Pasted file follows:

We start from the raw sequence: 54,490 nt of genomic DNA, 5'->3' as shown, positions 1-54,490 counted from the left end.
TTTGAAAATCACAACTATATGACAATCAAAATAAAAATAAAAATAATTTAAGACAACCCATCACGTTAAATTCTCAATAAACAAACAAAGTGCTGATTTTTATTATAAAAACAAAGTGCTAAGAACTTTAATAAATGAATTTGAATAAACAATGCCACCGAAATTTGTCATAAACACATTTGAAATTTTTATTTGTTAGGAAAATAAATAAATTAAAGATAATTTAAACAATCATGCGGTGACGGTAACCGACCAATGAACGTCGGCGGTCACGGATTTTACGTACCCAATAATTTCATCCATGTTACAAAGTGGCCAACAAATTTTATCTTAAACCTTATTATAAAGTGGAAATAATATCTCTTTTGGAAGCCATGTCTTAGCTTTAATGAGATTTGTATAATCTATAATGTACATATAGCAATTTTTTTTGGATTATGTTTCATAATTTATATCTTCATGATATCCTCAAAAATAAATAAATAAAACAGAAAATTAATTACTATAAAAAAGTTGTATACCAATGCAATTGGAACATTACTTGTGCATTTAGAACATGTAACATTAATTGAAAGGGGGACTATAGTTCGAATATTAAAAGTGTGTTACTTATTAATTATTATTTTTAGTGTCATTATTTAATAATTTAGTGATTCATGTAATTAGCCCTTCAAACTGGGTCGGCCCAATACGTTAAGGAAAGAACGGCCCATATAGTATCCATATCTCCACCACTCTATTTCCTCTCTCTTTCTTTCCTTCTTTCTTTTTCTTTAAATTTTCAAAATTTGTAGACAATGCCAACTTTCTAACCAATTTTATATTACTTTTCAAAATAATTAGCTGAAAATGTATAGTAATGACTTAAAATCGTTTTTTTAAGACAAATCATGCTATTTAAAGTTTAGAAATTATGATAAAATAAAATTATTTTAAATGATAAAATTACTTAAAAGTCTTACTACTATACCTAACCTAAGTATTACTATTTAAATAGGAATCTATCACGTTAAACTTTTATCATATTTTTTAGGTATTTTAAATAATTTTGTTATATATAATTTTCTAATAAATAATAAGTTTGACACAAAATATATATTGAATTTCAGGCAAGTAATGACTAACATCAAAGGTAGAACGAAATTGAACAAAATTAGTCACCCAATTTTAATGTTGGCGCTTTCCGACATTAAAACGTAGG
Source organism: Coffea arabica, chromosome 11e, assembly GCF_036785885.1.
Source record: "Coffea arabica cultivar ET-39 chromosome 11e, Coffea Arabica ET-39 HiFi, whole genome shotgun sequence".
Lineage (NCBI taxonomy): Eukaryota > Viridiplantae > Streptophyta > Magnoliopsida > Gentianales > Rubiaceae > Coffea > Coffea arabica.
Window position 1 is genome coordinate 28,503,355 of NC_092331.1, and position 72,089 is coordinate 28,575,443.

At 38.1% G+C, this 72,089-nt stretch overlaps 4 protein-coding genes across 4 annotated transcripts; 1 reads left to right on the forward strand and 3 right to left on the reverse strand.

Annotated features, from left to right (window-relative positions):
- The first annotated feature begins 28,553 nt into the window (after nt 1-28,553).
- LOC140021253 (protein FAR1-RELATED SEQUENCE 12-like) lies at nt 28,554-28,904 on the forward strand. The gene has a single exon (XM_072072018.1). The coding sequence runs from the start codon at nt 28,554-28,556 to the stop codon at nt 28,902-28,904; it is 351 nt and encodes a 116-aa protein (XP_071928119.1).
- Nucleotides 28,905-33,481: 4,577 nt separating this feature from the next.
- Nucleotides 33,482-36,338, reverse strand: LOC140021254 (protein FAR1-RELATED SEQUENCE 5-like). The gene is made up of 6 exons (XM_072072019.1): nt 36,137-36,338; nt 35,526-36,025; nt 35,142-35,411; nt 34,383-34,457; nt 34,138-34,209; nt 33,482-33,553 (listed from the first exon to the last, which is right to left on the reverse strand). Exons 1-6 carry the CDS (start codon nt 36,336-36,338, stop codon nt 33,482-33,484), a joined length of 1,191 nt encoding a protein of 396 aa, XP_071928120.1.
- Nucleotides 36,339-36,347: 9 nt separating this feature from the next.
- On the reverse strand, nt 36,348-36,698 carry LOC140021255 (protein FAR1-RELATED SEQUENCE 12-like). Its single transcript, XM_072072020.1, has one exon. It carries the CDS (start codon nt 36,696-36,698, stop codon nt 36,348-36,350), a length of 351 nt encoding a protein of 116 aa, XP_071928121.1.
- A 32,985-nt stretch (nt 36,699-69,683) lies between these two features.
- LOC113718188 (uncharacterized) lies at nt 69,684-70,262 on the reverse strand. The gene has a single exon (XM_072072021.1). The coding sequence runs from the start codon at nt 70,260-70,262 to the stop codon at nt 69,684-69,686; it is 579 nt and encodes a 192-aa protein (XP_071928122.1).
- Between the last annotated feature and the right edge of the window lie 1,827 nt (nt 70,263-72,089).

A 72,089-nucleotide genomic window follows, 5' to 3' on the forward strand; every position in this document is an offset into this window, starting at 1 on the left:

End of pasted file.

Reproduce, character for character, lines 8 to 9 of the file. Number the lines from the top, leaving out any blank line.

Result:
Annotated features, from left to right (window-relative positions):
- The first annotated feature begins 28,553 nt into the window (after nt 1-28,553).